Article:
I know that the very act of writing this will draw accusations that I am, among other things, naïve, lacking context, arrogant, disrespectful or even flippant.

This awareness gives me a sense of freedom, not to mention a feeling that I just took the wind out of someone else’s sails.

I don’t like discussing local politics. I don’t like thinking about them, and I definitely don’t like writing about them. I’d rather have an 8-hour root canal procedure, with no anesthetic, while listening to Miley Cyrus and watching a marathon of MTV’s “Jersey Shore.” Nothing against any of our local politicians, but I don’t have the patience for it. I’m like that person you never want to play Monopoly with. After a few rounds I just get frustrated, fling the game board across the room and say to hell with it.

But my ears do prick up when something particularly ludicrous creeps into my field of view, and this one was so uniquely ludicrous (not to mention irritating) that I have to address it.

This week a local blogger wrote a piece stating that The Item had recently sent out a series of questions on economic development to several local officials and persons of interests, including Mayor J. Turner. According to this blog, the questions “had the ring of ‘have you stopped beating your wife lately? ' ” and sounded an awful lot like the things we would ask candidates if it were election time. The same blog also said these questions “led some supporters of Turner to wonder” if we weren’t taking our cues from “old-guard camps.” (Old-guard camps? How very “Bedknobs and Broomsticks” of you.)

First, the facts: Yes, we have a series of questions, but they're aimed at eliciting thoughts on a vision for Huntsville, not specifically about economic development. Yes,   we are planning to ask numerous people in the community these questions. Yes, Mayor J. Turner is one of those people.

The Lies: No one but Mayor Turner has received these questions. He requested to see the questions in advance of any interview he might give, and they were provided to him. I repeat, no one save Mayor Turner, not even the sinister “Old-Guard,” has received these questions. He did express concern over the questions, and we, in turn, are taking those concerns into consideration. The questions will be making an appearance in the near future. I might also note that the blogger's post accuses us of asking the mayor what has been “lost” during his tenure. Truth: the question is “what has been lost in Huntsville” over the unspecified timeframe of the respondent's residency here. Turner's tenure is not even implied.  The questions we allowed Turner to see are still on my desk if you’d like to see them.

And now comes the part where all those accusations about my naivete and flippant, upstart attitude start flying.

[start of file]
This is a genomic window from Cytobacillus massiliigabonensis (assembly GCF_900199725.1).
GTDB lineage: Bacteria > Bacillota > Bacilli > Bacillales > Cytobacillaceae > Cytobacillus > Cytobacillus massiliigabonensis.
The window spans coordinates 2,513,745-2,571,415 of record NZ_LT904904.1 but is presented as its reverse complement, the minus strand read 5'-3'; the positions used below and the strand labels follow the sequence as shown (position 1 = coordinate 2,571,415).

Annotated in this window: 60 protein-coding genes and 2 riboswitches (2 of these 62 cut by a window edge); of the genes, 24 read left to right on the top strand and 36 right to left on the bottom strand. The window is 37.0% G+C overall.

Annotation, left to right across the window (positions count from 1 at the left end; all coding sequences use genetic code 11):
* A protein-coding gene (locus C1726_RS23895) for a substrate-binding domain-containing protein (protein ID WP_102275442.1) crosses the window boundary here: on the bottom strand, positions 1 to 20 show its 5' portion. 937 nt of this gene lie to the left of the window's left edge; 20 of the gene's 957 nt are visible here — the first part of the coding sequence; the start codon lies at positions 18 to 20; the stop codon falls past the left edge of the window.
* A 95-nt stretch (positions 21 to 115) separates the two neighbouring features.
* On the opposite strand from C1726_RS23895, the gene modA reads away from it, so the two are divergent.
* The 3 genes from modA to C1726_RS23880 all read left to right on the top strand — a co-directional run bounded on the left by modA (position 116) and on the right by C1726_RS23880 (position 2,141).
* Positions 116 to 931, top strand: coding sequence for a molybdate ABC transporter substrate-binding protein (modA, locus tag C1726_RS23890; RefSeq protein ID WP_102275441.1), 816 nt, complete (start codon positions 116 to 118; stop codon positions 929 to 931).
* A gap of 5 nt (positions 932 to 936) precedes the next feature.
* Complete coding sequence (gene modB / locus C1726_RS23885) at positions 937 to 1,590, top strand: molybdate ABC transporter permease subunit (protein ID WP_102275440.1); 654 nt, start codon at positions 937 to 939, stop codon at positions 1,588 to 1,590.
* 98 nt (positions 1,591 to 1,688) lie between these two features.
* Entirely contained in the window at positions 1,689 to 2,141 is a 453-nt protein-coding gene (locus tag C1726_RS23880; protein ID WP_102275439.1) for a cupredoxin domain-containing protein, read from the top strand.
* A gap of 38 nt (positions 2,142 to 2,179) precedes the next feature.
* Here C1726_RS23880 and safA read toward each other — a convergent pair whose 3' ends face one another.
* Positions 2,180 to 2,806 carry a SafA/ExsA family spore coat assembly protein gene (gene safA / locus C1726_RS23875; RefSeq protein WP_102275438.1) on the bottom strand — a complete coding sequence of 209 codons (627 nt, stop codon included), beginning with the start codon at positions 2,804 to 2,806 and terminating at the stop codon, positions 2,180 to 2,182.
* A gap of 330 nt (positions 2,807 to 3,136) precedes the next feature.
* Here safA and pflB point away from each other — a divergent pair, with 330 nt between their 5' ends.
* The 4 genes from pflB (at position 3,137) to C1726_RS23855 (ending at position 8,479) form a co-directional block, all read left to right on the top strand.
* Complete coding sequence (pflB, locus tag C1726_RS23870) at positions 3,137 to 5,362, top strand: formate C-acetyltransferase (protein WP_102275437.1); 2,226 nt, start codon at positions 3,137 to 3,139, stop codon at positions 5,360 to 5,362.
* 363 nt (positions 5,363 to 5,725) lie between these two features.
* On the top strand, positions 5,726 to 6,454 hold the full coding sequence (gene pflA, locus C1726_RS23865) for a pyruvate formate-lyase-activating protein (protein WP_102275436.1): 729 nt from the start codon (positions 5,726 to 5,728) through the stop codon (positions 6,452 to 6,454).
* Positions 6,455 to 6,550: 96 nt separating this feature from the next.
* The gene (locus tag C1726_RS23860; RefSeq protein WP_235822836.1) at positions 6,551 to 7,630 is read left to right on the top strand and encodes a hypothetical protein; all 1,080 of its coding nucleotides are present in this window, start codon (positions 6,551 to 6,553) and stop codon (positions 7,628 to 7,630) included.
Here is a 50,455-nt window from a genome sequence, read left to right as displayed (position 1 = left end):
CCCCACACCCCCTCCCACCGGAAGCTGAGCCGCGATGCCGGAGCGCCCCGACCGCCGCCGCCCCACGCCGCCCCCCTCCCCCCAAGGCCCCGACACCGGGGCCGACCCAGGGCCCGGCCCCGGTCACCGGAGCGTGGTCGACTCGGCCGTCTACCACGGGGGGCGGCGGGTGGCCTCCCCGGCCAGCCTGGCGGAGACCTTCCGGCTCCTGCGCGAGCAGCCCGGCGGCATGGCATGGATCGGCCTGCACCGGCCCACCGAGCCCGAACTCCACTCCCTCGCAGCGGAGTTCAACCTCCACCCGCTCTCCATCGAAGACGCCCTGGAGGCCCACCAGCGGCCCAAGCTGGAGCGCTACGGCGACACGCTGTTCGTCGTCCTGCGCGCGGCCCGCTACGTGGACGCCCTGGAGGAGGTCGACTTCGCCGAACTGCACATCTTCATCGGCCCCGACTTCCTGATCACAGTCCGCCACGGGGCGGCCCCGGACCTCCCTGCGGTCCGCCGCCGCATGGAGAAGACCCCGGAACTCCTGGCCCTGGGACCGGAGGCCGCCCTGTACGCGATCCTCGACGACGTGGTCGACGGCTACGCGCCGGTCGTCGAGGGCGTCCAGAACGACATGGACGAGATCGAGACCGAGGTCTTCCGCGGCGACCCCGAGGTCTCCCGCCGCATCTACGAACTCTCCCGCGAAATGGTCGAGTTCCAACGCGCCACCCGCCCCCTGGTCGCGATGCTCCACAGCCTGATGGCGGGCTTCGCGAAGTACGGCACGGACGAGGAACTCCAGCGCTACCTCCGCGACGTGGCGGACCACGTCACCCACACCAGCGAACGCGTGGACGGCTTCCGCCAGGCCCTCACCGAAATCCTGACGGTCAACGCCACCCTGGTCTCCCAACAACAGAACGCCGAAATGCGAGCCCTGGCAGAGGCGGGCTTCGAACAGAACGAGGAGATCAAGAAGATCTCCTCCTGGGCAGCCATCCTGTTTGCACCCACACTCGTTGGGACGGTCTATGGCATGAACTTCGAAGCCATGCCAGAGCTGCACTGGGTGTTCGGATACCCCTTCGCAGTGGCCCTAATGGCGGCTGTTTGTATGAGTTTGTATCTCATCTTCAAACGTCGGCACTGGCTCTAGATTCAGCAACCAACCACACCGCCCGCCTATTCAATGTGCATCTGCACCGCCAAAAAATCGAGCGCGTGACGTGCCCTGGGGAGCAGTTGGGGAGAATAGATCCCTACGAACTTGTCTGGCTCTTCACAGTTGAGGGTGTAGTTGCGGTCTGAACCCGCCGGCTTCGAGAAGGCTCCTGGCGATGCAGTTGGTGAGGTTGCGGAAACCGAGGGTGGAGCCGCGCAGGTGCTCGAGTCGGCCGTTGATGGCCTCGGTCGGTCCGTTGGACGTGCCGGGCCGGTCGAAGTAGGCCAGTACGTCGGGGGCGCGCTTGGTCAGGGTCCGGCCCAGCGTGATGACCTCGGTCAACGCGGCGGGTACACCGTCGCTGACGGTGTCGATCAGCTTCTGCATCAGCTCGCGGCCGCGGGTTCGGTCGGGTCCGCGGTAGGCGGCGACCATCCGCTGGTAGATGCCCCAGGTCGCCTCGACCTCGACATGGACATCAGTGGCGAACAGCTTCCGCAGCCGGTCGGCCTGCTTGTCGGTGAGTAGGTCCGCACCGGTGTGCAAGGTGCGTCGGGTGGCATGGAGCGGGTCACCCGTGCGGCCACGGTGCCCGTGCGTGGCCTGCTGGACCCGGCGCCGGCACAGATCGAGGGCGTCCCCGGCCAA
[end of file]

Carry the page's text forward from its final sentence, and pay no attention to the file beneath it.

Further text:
There are people in this town who watch our every move as though we were teen pop stars (We’re happy to trade jobs with teen pop stars, by the way, if anyone can make that happen.). They want to know what we’re talking about, who we’re talking to, why we’re not talking to other people and exactly what it is we intend to accomplish. Some of these people are very pleased by the answers to these questions, other people are not. It’s the nature of the news. Someone will always be unhappy.

What's mystifying is the accusation that by asking a few questions of a public official with complete control of his own answers (which we told him we intended to transcribe directly from the audio recording of his interview), we’re up to something sinister. By attempting a series on people's visions of a future Huntsville, we’re somehow scheming to bring down a local leader.

Well, I guess the truth is out. That’s right, Huntsville. We’re super-villains.

And those questions designed to manipulate the mayor into saying something that would tank his future campaign are only just the beginning! We’re plotting to place whoopee cushions in every chair on the council dais. And some day soon — you won’t know when, but it’s coming — our army of miniature robots will be complete, and we’ll march on City Hall with silly string, toilet paper and firecrackers!

But that’s not all. Oh, God help you for what we have planned after that. We’re going to replace the sugar in all your sugar bowls with salt, and short sheet your beds so that you can’t get warm at night. And then we’ll start with the shaving cream. That’s right, one morning soon you will all wake up and find yourselves covered from head to toe in shaving cream, and not the good-smelling gel, the store brand that smells like glue! And then we’ll start in with the wedgies!

And now, a brief return to seriousness. Look, we’re reporters. Our job is to ask questions, and quite often those will be questions that people don’t like answering, and sometimes those people will run and tell their friendly neighborhood blogger how mean we were to them. We’re aware of the divisions in this town. We’re also aware that whatever we do will be analyzed by all sides to see which way we’re leaning, and we do our best to stay in the middle.

If you want the simple version of our situation, I offer an analogy:

Remember when you were a kid and all your friends were playing some game outside, and they designated boundaries by saying, “The yard at the end of the street is lava, and if you walk in there, you’re dead.”

But then you came by later and walked into the yard, and all your friends started shouting “Hey, that’s lava! You’re dead now.” And you replied, “Oh no, I wasn’t playing with you guys, I’m just going to the corner store to get a soda.” Well, we weren’t here when you started playing this little game, so we don’t care about the lava.

Matt Jackson is a reporter for The Huntsville Item.

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